**B. 4844.** Find all ordered triples \(\displaystyle (p,q,n)\) (where \(\displaystyle n\ge 2\) is a positive integer) such that there exist exactly \(\displaystyle n\) real numbers, not necessarily different, whose product is \(\displaystyle p\) and whose sum is \(\displaystyle q\).

(Proposed by *I. Porupsánszki,* Miskolc)

(5 points)

**B. 4845.** Prove that each term of the sequence

\(\displaystyle a_1 =1,\)

\(\displaystyle a_n =\frac{4a_{n-1}+\sqrt{7a^2_{n-1}-3}}{3};\quad n\ge2\)

is rational.

(Proposed by *J. Szoldatics,* Budapest)

(5 points)

**C. 1392.** The number \(\displaystyle 2017-(2+0+1+7)\) is divisible by the number \(\displaystyle (2+20+201)\), that is, 2017 has the following property: if the sum of the digits of the number is subtracted from it, the result will be a four-digit number that is divisible by the sum of the one-digit number formed by the first digit, the two-digit number formed by the first two digits, and the three-digit number formed by the first three digits. How many four-digit numbers have this property?

(5 points)

This problem is for grade 1 - 10 students only.

**C. 1397.** Prove that the function

\(\displaystyle
f\colon \mathbb{R}\to \mathbb{R},\quad x\mapsto
\begin{cases}
2x+2-6k, & \text{if \ } x\in \left[6k; 6k+2\right[ ,\\
\frac{x-2+6k}{2}, & \text{if \ } x\in \left[6k+2; 6k+6\right[
\end{cases}
\quad (k\in \mathbb{Z})
\)

(where \(\displaystyle k\) takes every integer value) is one-to-one and equal to its own inverse.

(5 points)

This problem is for grade 11 - 12 students only.

**C. 1398.** A cube is inscribed in a right circular cone: one face lies on the base of the cone, and the remaining four vertices are on the lateral surface of the cone. What is the surface area of the cube if the base radius of the cone is \(\displaystyle \frac{\sqrt{3}}{2}\,\), and its slant height is three times as large?

(5 points)

This problem is for grade 11 - 12 students only.

**K. 529.** Four circles are arranged as shown in the *figure.* The numbers \(\displaystyle 1, 2, 3,
\ldots, 10\) are to be written in the ten regions formed by the circles such that the sum of the numbers within each circle is the same. What is the largest possible value of that sum?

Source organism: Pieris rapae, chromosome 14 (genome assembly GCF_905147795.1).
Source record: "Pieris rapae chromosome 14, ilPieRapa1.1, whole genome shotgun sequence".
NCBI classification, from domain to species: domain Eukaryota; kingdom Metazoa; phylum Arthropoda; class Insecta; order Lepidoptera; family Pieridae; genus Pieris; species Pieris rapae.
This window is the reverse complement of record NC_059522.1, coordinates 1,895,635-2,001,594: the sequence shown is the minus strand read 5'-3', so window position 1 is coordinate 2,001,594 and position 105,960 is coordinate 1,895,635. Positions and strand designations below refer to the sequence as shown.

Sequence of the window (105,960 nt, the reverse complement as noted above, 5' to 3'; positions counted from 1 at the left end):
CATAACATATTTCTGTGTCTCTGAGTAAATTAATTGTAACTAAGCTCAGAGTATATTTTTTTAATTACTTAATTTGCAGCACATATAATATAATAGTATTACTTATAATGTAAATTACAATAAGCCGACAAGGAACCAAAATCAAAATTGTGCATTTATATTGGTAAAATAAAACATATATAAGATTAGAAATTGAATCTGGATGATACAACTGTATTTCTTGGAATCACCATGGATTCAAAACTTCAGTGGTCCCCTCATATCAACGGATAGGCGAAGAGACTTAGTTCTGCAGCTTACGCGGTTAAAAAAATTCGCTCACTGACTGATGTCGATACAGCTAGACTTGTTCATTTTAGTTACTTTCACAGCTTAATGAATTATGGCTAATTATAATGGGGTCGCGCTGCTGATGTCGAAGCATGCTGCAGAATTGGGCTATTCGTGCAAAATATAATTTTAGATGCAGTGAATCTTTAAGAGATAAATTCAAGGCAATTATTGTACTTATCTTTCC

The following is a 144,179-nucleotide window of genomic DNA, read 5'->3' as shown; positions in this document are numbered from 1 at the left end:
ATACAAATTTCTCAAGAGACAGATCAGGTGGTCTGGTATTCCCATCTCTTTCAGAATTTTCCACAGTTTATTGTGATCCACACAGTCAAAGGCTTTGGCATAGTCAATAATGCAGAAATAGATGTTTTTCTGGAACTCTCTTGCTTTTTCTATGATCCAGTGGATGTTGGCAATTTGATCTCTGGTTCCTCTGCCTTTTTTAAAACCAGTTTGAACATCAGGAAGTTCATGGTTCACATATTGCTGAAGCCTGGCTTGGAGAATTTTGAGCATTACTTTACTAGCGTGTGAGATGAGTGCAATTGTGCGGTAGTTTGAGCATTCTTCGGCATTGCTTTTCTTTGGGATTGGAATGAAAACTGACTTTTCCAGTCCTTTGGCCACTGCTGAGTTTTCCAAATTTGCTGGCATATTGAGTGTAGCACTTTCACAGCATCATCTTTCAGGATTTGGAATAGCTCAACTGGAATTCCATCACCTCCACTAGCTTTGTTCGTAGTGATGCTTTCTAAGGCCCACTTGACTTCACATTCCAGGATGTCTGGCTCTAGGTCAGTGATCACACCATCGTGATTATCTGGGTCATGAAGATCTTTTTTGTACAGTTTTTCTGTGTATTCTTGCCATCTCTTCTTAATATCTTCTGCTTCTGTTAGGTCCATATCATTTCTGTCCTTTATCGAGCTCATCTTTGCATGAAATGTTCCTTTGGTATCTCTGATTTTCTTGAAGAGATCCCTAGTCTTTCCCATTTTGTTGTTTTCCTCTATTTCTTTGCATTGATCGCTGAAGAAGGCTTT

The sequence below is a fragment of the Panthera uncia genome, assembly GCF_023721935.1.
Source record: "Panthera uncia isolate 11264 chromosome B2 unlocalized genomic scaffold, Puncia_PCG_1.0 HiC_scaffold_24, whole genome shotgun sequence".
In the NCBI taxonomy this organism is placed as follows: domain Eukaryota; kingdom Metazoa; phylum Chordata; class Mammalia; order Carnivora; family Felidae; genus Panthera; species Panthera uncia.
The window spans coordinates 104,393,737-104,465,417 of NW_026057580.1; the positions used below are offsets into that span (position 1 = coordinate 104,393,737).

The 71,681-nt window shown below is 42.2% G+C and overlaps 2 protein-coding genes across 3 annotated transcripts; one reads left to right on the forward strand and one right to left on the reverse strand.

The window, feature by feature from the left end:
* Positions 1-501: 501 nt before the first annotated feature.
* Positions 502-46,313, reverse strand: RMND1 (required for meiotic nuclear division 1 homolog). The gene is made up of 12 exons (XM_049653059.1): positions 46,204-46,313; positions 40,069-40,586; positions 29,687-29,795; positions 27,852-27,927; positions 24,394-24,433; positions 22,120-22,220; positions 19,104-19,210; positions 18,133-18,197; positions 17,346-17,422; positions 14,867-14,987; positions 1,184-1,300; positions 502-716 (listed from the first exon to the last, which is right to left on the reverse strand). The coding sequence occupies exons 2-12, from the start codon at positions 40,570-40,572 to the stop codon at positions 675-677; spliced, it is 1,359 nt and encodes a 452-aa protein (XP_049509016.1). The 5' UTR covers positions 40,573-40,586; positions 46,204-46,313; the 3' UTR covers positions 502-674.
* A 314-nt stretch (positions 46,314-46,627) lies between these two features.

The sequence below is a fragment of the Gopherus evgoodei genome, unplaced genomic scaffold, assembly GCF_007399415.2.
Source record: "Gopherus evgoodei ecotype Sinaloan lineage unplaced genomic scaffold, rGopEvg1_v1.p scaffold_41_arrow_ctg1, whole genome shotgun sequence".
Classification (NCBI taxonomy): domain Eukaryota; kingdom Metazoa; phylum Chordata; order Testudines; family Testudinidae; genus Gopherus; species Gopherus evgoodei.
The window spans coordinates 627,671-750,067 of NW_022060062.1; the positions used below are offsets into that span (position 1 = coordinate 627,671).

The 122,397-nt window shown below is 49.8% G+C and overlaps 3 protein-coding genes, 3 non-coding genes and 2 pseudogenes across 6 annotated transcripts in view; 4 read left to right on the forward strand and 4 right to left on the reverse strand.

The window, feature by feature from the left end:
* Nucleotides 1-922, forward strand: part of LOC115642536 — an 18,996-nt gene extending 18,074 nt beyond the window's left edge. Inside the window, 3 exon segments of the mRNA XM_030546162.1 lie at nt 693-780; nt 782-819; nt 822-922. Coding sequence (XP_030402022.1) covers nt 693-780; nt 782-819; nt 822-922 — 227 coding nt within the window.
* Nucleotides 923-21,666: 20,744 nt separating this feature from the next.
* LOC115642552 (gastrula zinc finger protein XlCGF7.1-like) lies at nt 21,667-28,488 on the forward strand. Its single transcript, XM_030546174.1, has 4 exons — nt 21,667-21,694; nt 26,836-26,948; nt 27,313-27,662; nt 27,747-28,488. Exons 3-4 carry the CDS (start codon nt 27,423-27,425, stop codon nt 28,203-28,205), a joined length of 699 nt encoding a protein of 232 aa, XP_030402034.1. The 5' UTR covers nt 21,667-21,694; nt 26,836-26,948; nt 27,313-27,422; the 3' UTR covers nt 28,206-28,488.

(6 points)

This problem is for grade 9 students only.

**K. 531.** Let us consider a \(\displaystyle 4\times 4\) chessboard. In each step, the colour of every square in a chosen \(\displaystyle 2\times 2\) block is changed (black to white, and white to black).

\(\displaystyle a)\) By performing some of these steps, is it possible to obtain a completely black board?

\(\displaystyle b)\) Is this possible in the case of a \(\displaystyle 5\times 5\) board, provided that the corners are initially white?

(6 points)

This problem is for grade 9 students only.

**K. 532.** Greg charges the battery of his cell phone every night, so he can start every new day with a 100% charged battery. If he only uses the phone for talking, the battery lasts 30% longer than when he plays games with it, and it lasts 60% longer than when he is surfing the net. Today, he has talked for 20 minutes on the phone, played for 50 minutes, and spent 80 minutes on the net. The battery is now flat. How long may Greg use the internet with his phone if it is fully charged, and he does not use it for anything else?

(6 points)

This problem is for grade 9 students only.

**K. 534.** Kate has a round table, it is a circle of area 4 m\(\displaystyle {}^{2}\). She also has a circular tablecloth of exactly the same size to go with it. Joe has a square table, two metres on a side, and a square tablecloth of the very same size. One day, the two of them switched the tablecloths. Each of them laid the other's tablecloth on their own table, with the centre of the cloth carefully positioned on the centre of the table. Each observed that the tablecloth overhung the edge of the table at some places, while the table remained partly uncovered. In which case was the area of the uncovered part greater?

(6 points)

This problem is for grade 9 students only.